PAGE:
When we sent out an appeal asking for workers’ stories in the early summer, we weren’t sure what response we’d get. At that time, we were just a couple of months into the pandemic and lockdown was still strict. Since then, a consistent trickle of submissions has come in. We’ve now published over twenty stories and there are more on the way.
The stories span retail, logistics, health and education. We’ve published a drawing by a postie, a picture by a lorry driver, a cleaner’s monologue, a poem by a care home worker, paintings by a nurse and a video by a furloughed travel agency employee. Some of the stories we’ve published reflect on the sense of danger associated with COVID19. Marion Johnstone’s drawing depicted how concerned she was delivering mail and concern for her customers. Kim wrote about the fear that the pandemic brought to an Ayrshire hospital ward: ‘I was scared, I love my job, but I never signed up to give my life for it.’ Another NHS employee, Matthew Lynch, who works as an ambulance employee, joined Kim in repudiating the ‘hero’ badge which was foisted on health service staff by the government. Instead he wondered, ‘am I just a carrier, giving it to one and all?’
Other themes that emerged include losses and grief. Erin Niven’s poem, ‘I Watched’, powerfully narrated her experience of working in a care home during COVID19, concluding that: ‘I watched someone die today but I also watched people live.’ As the pandemic has progressed and debates have moved on to opening back up and facing the long-term effects of its economic impact, the submissions we’ve received have evolved. They are still conditioned by the experience of working under COVID19 but often with an eye to what it might reveal about the future. Dee Davie’s colourful drawings demonstrate the frustrations of working from home for many white-collar workers, which are likely to continue for some time to come. Stephen Campbell’s ‘View from the frontline’ illuminated the battered landscape of welfare advice after ten years of austerity, just as Glasgow City Council announced the closure of CAB centres.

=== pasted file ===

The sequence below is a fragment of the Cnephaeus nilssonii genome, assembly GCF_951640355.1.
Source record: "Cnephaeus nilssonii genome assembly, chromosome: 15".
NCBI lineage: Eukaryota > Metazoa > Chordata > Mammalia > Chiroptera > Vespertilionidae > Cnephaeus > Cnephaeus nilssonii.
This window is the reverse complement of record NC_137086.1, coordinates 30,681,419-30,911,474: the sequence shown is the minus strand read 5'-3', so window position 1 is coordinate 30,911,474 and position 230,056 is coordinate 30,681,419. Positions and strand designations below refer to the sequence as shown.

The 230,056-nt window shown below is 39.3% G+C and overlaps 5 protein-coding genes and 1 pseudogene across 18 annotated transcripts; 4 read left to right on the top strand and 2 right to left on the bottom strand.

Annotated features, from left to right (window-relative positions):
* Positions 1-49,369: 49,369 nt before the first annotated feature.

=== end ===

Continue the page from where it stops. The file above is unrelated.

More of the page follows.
Some accounts were more optimistic. Hazel Stevens wrote about enjoying a slower pace to life under lockdown. Claire Grayland mused on both the difficulties and uniqueness of spending more time than usual with her young family. These submissions implicitly questioned divisions between paid and unpaid work. Twelve-year-old Hannah Gail Angus’ drawings reminded us that COVID19 has mad demands on the young and that work isn’t the sole preserve of adults. As the pandemic progresses a reflective quality has grown in the submissions. Steve’s recent writing about working in a supermarket exposed the longevity of COVID19. He recalled panic buying and the early days of social distancing in terms of looking back upon an earlier period. Richard’s notes from public information announcements also established a sense of personal and collective trajectory. No doubt Richard’s archive will keep growing in the coming weeks. With new lockdowns implemented there are definitely more workers’ stories to come in the politicised atmosphere that now colours debate over future measures and the continuation of furlough.
We’re far from finished and we want to hear from you. If you have a story for us, email us at firstname.lastname@example.org. In the coming months we will be taking steps towards advertising and exhibiting our submissions. Scotland’s workers have been part of a world-historic experience and it should be told by them and on their terms.